Research on possible questions you are likely to be asked in the interview. You may feel that it should not be your responsibility to research and come up with questions, and that the hiring manager should tell you what you’ll be doing. Well, this is true. But wisdom depicts that this step should not be skipped. You also need to research the company, too. This allows you to make sure you’d actually enjoy being part of that company.

This should not increase your jitters prior to the interview, but the fact is, you will be graded based on your answers. Naturally, if you get into an examination room well prepared, you’ll be more confident. Having solid answers to those initial, predictable questions helps you feel more comfortable and ready to answer any question, less-expected also.

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  1. Have a reasonable salary expectation.

Be prepared to answer the question on your salary expectation. To avoid fumbling, give a respectful answer that reflects the current or recent remuneration level. Let it be clear that you understand that the salary in this job will differ because the environment, role, cost of living and other factors are also different. Focus on the value you bring if hired, other than the cost you represent as a new employee. Do not convey a sense of entitlement at the interview.

 It can be stressful to talk about money. To manage this stress, prepare your answers to salary related questions ahead of time. If you do research on average compensation for both the role and your experience level, you can have productive and informative conversations about pay with your potential employers. Remember, quoting a very high salary expectation can deny you the chance of employment, while with a very low quotation you could be setting yourself up for a long period of being underpaid.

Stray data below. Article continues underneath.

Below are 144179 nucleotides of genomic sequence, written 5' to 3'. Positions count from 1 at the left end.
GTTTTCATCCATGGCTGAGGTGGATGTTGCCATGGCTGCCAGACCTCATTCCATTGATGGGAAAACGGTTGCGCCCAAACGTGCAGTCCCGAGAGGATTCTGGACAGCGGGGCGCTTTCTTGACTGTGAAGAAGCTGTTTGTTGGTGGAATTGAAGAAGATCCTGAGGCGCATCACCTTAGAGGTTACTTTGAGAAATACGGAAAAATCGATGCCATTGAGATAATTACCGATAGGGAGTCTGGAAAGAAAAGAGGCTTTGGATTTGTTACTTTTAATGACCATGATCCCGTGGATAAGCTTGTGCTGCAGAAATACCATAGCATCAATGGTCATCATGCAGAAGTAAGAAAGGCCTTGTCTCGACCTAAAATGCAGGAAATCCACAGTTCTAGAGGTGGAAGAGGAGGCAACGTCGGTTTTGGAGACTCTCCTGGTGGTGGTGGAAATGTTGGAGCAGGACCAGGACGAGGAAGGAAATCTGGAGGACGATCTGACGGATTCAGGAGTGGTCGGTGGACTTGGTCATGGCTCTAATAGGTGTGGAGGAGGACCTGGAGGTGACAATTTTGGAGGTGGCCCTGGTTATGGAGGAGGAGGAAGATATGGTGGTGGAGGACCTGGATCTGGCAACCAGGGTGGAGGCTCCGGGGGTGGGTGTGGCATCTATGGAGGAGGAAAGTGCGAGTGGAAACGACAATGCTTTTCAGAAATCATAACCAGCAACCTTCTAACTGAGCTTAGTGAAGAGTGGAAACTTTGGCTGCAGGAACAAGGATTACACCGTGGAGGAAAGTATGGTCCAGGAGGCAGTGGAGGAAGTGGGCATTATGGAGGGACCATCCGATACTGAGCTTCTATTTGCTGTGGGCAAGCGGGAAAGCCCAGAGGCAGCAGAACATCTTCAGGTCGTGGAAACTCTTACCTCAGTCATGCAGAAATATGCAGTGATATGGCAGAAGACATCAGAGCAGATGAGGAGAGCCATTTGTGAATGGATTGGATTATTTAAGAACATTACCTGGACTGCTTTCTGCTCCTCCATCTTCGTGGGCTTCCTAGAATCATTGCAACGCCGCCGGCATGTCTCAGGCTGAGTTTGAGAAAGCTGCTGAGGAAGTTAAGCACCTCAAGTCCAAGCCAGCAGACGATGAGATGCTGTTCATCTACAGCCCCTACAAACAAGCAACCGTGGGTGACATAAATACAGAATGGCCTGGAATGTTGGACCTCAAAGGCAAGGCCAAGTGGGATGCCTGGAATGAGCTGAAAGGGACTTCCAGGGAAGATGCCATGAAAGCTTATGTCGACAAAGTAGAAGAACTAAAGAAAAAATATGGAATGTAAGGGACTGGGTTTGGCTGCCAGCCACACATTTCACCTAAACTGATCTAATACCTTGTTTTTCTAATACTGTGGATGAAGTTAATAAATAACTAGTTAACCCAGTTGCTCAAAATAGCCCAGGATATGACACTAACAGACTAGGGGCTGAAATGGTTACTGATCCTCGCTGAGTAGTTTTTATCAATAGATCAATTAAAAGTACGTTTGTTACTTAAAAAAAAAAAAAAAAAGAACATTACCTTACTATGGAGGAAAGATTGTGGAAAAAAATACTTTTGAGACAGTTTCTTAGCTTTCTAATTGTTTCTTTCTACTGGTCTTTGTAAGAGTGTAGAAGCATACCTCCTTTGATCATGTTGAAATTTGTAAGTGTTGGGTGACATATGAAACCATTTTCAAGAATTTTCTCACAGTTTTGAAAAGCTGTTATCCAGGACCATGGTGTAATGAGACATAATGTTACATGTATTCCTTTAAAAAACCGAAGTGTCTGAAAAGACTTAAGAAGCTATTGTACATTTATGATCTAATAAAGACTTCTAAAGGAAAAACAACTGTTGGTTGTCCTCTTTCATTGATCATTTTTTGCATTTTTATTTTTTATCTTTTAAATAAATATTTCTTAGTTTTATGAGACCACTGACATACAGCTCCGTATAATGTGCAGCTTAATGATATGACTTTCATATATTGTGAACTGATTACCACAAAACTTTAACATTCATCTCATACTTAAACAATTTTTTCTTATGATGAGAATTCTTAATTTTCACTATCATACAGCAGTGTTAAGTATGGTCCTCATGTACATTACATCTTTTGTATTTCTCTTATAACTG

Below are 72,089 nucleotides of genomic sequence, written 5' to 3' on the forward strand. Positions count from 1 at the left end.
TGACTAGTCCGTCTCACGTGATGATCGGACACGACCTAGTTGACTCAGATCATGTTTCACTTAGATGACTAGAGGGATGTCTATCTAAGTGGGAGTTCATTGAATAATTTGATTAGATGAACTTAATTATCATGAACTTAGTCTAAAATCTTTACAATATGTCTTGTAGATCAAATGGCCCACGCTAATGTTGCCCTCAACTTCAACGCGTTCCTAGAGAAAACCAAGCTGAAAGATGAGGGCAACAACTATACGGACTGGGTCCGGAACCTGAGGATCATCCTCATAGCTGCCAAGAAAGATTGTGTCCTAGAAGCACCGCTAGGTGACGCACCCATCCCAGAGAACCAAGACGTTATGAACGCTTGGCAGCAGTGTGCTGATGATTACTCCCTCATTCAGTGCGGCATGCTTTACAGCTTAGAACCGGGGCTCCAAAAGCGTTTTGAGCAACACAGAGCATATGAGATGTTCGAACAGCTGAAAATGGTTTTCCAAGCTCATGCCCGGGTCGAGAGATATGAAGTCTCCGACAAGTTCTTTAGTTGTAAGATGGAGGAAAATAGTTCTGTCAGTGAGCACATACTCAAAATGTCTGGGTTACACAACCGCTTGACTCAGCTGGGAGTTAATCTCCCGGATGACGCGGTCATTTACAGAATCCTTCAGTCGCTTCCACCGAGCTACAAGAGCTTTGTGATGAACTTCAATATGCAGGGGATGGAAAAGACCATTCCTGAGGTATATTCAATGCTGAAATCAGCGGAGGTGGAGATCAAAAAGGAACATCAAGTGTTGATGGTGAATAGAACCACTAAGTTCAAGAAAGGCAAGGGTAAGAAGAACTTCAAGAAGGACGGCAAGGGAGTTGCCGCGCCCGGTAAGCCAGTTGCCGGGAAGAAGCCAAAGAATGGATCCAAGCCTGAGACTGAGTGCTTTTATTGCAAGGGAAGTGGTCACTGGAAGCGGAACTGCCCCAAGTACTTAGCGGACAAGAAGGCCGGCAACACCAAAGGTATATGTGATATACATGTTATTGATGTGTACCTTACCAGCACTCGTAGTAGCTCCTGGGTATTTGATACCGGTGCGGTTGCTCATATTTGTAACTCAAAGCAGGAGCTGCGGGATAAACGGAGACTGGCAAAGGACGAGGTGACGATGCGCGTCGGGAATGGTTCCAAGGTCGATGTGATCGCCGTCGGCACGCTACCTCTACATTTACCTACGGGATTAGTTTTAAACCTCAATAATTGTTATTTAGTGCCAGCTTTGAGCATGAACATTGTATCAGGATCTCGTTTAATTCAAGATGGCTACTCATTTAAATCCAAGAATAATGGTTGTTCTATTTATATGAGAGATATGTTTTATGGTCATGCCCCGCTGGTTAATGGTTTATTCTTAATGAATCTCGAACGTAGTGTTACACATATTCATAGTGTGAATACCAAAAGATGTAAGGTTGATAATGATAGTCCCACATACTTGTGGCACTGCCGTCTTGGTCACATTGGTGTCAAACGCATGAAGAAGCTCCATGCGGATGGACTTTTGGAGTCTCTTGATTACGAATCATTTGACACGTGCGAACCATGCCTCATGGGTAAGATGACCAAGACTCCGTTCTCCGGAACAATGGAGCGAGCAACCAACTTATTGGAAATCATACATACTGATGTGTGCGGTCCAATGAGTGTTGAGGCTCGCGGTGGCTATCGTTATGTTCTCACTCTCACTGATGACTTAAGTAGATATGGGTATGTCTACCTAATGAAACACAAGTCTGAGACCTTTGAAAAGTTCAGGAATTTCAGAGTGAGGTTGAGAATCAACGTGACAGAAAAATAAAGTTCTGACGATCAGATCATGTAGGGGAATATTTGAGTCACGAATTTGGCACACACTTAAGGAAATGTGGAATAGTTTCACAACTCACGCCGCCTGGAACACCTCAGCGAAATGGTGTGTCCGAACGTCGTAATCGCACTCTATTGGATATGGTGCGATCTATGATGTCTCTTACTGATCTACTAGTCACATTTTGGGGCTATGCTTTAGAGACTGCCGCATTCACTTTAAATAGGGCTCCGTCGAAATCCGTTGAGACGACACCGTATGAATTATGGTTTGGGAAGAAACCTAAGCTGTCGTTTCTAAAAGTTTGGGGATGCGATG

When answering this question, be very keen. Avoid answering the question about salary directly. You can ask the employer to let you know more about the job and the employer’s expectation first, to allow you give a more realistic answer. Also, give a salary range with an option of negotiation.

  1. Reach out to your network.

One reason people skip this important step when job seeking is that they do not want to appear as users of other people and want to do it all by themselves. These people find networking to be very awkward. Networking can help you obtain leads, referrals, advice, information, and support, if done well. It is an essential component of any successful job search, but it requires calculated planning.

Research reveals that most jobs are found through networking and referrals count for almost half of all new hires. This means that being in touch with other people is an important part of finding the right role, getting your application seen, and can even increase your chances of landing an offer.

In most cases, the people you interact with daily form your network of contacts. Never ignore people around you as you never know who knows who. You can create a network by attending conferences. You may meet people that are hiring. Even if they are not hiring, later they may be doing so and this gives a chance to be thought of. You can also use your university alumni database and other online platforms.